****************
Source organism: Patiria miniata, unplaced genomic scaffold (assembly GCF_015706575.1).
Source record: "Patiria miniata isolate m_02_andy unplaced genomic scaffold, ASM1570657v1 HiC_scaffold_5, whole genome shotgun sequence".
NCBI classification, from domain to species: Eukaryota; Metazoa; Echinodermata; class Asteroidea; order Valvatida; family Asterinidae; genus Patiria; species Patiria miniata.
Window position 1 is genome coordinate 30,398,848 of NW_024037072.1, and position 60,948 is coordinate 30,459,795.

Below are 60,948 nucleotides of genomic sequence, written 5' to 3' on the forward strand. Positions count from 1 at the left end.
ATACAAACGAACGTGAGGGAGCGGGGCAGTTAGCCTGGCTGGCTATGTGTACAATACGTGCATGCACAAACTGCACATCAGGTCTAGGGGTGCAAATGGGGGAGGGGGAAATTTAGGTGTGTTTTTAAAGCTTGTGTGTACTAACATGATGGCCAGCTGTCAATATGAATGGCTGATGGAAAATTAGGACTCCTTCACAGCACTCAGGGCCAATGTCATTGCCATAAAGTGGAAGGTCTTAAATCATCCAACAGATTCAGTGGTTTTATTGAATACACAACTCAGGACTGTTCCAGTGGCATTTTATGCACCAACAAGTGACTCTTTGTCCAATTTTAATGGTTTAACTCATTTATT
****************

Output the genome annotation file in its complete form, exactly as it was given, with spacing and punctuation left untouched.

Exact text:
Source organism: Patiria miniata, unplaced genomic scaffold (assembly GCF_015706575.1).
Source record: "Patiria miniata isolate m_02_andy unplaced genomic scaffold, ASM1570657v1 HiC_scaffold_5, whole genome shotgun sequence".
NCBI classification, from domain to species: Eukaryota; Metazoa; Echinodermata; class Asteroidea; order Valvatida; family Asterinidae; genus Patiria; species Patiria miniata.
Window position 1 is genome coordinate 30,398,848 of NW_024037072.1, and position 60,948 is coordinate 30,459,795.

Below are 60,948 nucleotides of genomic sequence, written 5' to 3' on the forward strand. Positions count from 1 at the left end.
ATACAAACGAACGTGAGGGAGCGGGGCAGTTAGCCTGGCTGGCTATGTGTACAATACGTGCATGCACAAACTGCACATCAGGTCTAGGGGTGCAAATGGGGGAGGGGGAAATTTAGGTGTGTTTTTAAAGCTTGTGTGTACTAACATGATGGCCAGCTGTCAATATGAATGGCTGATGGAAAATTAGGACTCCTTCACAGCACTCAGGGCCAATGTCATTGCCATAAAGTGGAAGGTCTTAAATCATCCAACAGATTCAGTGGTTTTATTGAATACACAACTCAGGACTGTTCCAGTGGCATTTTATGCACCAACAAGTGACTCTTTGTCCAATTTTAATGGTTTAACTCATTTATT